Using new interactive 3D software the port of Montreal can plan its its development using virtual reality tools.
The Port of Montreal is benefitting from software developed by a startup called PreVu3D for planning the spatial redevelopment of large industrial facilities.
PreVu3D was founded by engineer and CEO Nicolas Morency, who came up with the idea after working on a plant redevelopment project in the United States and finding that existing 3D planning tools were not adequate for client presentations.
After getting PreVu3D off the ground in a Montreal incubator called Centech, Morency took on a project with the Port of Montreal to take high quality images of its entire 965 hectare operation using a drone. The company then used “photogrammetry technology” to build a 3D model that is integrated into a computer programme where users can move around and explore the port estate from different viewpoints.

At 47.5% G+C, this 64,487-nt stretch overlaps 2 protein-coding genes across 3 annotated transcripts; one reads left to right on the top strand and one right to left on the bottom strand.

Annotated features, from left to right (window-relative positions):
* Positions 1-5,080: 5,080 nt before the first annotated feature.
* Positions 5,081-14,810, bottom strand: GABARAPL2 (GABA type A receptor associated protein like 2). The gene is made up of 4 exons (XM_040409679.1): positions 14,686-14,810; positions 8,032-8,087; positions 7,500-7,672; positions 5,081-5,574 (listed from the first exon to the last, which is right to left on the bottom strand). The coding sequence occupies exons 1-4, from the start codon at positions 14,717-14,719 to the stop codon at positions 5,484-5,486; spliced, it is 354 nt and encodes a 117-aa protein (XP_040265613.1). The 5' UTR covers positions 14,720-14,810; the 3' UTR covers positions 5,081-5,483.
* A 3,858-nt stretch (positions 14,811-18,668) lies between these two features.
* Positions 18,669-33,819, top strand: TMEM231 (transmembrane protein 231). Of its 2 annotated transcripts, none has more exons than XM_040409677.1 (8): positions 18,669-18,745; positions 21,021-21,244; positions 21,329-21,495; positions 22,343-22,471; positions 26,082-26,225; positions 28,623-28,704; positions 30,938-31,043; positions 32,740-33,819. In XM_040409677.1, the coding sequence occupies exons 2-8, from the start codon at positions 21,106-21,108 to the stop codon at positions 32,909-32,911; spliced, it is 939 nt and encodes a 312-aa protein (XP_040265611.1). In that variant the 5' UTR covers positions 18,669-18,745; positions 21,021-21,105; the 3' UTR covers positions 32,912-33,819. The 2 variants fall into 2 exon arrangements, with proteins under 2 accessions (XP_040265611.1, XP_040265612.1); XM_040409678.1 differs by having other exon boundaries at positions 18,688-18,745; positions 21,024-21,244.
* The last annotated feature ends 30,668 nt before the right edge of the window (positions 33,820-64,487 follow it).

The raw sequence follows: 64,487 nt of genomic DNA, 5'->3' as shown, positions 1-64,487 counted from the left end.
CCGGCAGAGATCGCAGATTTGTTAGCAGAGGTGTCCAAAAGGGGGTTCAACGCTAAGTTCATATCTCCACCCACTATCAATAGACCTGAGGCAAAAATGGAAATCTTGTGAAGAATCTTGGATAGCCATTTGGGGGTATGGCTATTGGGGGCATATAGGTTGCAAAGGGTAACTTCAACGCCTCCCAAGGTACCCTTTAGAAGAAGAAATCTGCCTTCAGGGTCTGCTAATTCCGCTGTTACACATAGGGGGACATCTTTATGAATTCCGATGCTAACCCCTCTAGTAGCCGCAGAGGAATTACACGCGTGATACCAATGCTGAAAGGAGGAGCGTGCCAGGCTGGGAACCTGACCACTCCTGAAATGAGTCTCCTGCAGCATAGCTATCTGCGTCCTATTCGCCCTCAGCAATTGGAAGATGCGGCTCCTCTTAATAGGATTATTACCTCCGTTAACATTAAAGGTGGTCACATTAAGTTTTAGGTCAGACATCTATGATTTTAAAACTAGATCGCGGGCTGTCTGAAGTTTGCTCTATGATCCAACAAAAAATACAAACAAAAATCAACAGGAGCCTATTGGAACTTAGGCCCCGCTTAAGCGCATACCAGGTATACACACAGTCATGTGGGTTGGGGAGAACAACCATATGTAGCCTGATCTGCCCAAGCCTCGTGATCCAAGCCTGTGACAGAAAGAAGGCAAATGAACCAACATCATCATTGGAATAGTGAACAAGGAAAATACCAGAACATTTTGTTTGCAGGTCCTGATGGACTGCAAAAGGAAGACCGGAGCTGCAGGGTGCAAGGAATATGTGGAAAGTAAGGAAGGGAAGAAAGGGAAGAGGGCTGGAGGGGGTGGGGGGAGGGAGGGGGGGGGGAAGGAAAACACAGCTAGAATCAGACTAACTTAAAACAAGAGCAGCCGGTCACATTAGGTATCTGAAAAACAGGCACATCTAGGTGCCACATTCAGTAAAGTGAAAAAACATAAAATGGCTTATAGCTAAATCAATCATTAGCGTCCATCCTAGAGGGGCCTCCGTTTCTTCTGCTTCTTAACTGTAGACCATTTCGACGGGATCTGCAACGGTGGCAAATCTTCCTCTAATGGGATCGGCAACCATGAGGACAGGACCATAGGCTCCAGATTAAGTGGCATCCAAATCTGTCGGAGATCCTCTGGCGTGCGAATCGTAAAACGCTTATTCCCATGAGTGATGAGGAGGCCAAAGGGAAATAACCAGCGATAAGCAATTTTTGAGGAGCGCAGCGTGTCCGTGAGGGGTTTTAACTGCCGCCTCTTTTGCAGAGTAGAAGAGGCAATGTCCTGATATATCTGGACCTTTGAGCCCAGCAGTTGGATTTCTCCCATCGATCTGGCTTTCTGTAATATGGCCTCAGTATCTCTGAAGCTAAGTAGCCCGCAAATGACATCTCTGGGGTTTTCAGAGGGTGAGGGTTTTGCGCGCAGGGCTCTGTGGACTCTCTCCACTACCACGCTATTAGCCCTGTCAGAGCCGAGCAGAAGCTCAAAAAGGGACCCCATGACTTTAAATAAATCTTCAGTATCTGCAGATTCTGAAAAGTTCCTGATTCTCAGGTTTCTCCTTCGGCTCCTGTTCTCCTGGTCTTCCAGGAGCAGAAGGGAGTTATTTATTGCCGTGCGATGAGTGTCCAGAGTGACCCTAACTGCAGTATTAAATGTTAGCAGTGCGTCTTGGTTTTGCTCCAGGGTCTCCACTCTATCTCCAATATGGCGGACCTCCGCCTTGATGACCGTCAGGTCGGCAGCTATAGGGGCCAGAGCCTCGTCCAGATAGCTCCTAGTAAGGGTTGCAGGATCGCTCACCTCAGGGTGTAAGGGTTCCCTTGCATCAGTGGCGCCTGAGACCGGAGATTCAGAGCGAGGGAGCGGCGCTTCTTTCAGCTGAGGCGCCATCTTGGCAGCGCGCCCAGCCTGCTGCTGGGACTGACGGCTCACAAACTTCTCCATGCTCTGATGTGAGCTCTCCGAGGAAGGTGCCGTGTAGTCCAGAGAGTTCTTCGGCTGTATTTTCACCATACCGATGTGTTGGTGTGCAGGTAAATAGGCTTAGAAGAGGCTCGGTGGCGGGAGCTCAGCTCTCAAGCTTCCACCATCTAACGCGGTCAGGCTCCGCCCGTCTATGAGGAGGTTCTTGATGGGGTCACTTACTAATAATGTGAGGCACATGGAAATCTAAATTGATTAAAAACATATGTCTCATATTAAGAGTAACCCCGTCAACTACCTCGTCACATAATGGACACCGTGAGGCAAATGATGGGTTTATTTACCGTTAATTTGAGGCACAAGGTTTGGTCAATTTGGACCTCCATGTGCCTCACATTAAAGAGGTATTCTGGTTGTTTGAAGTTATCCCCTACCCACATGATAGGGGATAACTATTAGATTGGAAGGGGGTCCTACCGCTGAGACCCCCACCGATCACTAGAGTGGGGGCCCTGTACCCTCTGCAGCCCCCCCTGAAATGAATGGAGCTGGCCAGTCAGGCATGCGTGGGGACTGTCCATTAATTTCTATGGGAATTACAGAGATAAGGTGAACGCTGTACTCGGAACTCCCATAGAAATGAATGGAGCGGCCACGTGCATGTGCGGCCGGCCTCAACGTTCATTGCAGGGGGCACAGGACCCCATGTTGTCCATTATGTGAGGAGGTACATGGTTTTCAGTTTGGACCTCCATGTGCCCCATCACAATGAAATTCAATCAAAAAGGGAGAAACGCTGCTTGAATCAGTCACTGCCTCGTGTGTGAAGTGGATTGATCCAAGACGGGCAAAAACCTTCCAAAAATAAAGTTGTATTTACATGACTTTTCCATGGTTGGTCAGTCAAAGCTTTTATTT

“This is how the software lets us plan spatial redevelopment as if we were playing Minecraft: move a machine here, push back the walls or lay pipes there, all in a space reconstructed down to the closest millimetre,” the port said.
To develop the software PreVu 3D teamed up with ARA Robotique, also from Centech and specialised in drones.
The first verion of a 3D map of the port was unveiled in January this year. Since then PreVu3D has been used to create a training tool for the port’s Safety and Fire Prevention Department that puts an employee in an emergency scenario, such as a fire, a gas leak or an accident. The port also plans to use it to create an augmented reality tour for the public at its next exhibition at the Port Centre for community outreach.
Another potential use of the technology is to provide engineers and suppliers with a way to ‘see’ the port and details of particular areas for project design and tendering processes without having to make a site visit.